Journal of Meteorological Research

, Volume 31, Issue 6, pp 987–1006 | Cite as

Theories on formation of an anomalous anticyclone in western North Pacific during El Niño: A review

  • Tim Li
  • Bin Wang
  • Bo Wu
  • Tianjun Zhou
  • Chih-Pei Chang
  • Renhe Zhang


The western North Pacific anomalous anticyclone (WNPAC) is an important atmospheric circulation system that conveys El Niño impact on East Asian climate. In this review paper, various theories on the formation and maintenance of the WNPAC, including warm pool atmosphere–ocean interaction, Indian Ocean capacitor, a combination mode that emphasizes nonlinear interaction between ENSO and annual cycle, moist enthalpy advection/Rossby wave modulation, and central Pacific SST forcing, are discussed. It is concluded that local atmosphere–ocean interaction and moist enthalpy advection/Rossby wave modulation mechanisms are essential for the initial development and maintenance of the WNPAC during El Niño mature winter and subsequent spring. The Indian Ocean capacitor mechanism does not contribute to the earlier development but helps maintain the WNPAC in El Niño decaying summer. The cold SST anomaly in the western North Pacific, although damped in the summer, also plays a role. An interbasin atmosphere–ocean interaction across the Indo-Pacific warm pool emerges as a new mechanism in summer. In addition, the central Pacific cold SST anomaly may induce the WNPAC during rapid El Niño decaying/La Niña developing or La Niña persisting summer. The near-annual periods predicted by the combination mode theory are hardly detected from observations and thus do not contribute to the formation of the WNPAC. The tropical Atlantic may have a capacitor effect similar to the tropical Indian Ocean.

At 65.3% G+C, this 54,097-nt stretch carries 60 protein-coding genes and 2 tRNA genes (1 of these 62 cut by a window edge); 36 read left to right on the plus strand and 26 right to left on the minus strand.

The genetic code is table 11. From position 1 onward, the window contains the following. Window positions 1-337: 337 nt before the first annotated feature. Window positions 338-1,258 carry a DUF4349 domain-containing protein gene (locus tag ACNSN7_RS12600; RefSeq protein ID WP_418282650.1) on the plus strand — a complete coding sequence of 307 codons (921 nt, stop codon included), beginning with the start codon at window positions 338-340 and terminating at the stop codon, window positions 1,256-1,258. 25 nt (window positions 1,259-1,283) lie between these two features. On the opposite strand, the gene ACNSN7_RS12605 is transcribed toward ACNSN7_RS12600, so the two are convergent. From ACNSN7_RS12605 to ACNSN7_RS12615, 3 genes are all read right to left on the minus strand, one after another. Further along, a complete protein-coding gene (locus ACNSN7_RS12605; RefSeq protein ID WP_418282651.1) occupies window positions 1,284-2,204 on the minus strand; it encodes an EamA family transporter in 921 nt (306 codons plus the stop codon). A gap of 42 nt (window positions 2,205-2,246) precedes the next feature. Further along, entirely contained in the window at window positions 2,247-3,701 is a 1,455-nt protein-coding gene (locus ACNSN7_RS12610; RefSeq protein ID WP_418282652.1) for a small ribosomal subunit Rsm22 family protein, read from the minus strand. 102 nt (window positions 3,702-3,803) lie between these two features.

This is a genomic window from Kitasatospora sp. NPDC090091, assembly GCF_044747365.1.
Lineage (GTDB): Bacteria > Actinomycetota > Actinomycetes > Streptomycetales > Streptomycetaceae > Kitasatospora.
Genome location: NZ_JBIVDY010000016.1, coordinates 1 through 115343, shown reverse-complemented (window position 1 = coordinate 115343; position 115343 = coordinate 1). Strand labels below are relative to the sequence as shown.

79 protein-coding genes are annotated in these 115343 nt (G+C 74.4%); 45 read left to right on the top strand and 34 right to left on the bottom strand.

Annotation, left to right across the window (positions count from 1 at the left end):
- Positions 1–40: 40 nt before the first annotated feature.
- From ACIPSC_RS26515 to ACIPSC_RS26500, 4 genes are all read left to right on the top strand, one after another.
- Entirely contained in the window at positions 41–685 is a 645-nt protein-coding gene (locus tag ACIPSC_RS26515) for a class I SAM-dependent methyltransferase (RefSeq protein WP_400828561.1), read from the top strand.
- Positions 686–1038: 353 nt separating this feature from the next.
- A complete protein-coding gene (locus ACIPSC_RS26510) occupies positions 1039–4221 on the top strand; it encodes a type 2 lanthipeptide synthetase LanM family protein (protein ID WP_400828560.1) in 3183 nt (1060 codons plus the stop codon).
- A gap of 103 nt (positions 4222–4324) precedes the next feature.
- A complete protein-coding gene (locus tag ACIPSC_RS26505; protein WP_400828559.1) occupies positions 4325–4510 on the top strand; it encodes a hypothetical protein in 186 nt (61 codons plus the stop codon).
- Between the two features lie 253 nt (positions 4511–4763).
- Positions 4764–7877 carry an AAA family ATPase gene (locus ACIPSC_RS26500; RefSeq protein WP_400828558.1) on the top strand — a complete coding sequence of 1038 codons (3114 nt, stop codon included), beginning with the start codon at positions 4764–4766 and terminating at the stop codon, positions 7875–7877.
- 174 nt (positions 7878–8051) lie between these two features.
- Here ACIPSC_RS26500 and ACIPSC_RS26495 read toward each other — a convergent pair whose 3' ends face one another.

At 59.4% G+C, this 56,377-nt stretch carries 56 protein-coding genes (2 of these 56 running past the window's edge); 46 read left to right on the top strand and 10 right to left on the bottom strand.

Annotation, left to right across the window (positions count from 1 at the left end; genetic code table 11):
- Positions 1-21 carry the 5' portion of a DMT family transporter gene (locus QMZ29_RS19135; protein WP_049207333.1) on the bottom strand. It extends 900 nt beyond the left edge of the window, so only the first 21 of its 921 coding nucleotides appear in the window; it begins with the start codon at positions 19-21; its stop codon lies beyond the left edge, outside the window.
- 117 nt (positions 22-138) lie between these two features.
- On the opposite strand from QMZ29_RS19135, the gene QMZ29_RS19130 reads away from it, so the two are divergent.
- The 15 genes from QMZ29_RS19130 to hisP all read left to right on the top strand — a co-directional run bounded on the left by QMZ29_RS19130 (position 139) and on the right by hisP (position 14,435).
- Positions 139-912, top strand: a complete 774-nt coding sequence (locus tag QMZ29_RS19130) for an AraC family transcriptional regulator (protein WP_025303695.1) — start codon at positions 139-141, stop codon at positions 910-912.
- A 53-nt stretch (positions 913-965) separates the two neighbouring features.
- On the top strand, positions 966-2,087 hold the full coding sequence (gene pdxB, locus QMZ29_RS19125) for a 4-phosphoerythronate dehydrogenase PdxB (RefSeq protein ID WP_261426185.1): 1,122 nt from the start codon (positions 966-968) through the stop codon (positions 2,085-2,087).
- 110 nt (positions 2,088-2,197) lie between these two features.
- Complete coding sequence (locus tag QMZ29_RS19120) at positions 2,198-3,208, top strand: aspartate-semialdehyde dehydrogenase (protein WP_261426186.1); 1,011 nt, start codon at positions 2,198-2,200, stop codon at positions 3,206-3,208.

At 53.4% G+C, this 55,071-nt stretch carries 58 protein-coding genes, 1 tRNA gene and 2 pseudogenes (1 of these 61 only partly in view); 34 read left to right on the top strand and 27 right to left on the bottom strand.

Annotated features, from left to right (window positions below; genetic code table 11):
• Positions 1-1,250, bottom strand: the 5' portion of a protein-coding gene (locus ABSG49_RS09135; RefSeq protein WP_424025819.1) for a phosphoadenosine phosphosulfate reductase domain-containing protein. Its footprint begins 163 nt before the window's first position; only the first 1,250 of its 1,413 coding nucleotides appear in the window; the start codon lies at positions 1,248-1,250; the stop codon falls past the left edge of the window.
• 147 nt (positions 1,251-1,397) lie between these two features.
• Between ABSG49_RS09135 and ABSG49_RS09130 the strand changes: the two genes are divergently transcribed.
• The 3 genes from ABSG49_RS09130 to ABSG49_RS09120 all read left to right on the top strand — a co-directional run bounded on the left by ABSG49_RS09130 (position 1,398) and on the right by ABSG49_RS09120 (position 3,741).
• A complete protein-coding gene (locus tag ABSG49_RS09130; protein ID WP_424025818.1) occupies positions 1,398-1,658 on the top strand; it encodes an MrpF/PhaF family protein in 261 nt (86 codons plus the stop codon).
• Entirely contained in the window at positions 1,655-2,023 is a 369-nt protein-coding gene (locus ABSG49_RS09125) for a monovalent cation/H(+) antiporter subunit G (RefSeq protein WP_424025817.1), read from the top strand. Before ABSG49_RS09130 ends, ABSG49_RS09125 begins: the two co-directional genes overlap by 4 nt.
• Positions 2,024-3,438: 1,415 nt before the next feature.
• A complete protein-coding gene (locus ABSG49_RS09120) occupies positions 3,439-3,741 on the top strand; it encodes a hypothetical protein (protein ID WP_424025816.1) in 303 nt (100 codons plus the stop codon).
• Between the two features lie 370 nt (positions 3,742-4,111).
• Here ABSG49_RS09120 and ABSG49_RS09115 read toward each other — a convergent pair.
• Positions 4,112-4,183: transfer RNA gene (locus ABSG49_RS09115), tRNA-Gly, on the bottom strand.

western North Pacific anomalous anticyclone El Niño atmosphere–ocean interaction ENSO sea surface temperature Indian Ocean capacitor 


Unable to display preview. Download preview PDF.

Unable to display preview. Download preview PDF.